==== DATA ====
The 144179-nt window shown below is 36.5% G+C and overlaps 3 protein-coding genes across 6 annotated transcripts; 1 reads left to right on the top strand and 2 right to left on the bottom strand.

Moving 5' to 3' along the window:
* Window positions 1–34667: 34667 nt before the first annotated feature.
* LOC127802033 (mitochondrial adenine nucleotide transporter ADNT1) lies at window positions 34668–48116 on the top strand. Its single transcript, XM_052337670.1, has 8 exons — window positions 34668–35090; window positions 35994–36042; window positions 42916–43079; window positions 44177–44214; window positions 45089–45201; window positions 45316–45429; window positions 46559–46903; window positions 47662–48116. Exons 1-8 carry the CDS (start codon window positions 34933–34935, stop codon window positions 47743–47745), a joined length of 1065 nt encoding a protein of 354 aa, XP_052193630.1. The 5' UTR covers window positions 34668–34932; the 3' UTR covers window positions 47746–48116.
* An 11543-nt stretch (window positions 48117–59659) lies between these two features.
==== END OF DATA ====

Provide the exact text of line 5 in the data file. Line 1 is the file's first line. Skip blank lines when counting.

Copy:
* An 11543-nt stretch (window positions 48117–59659) lies between these two features.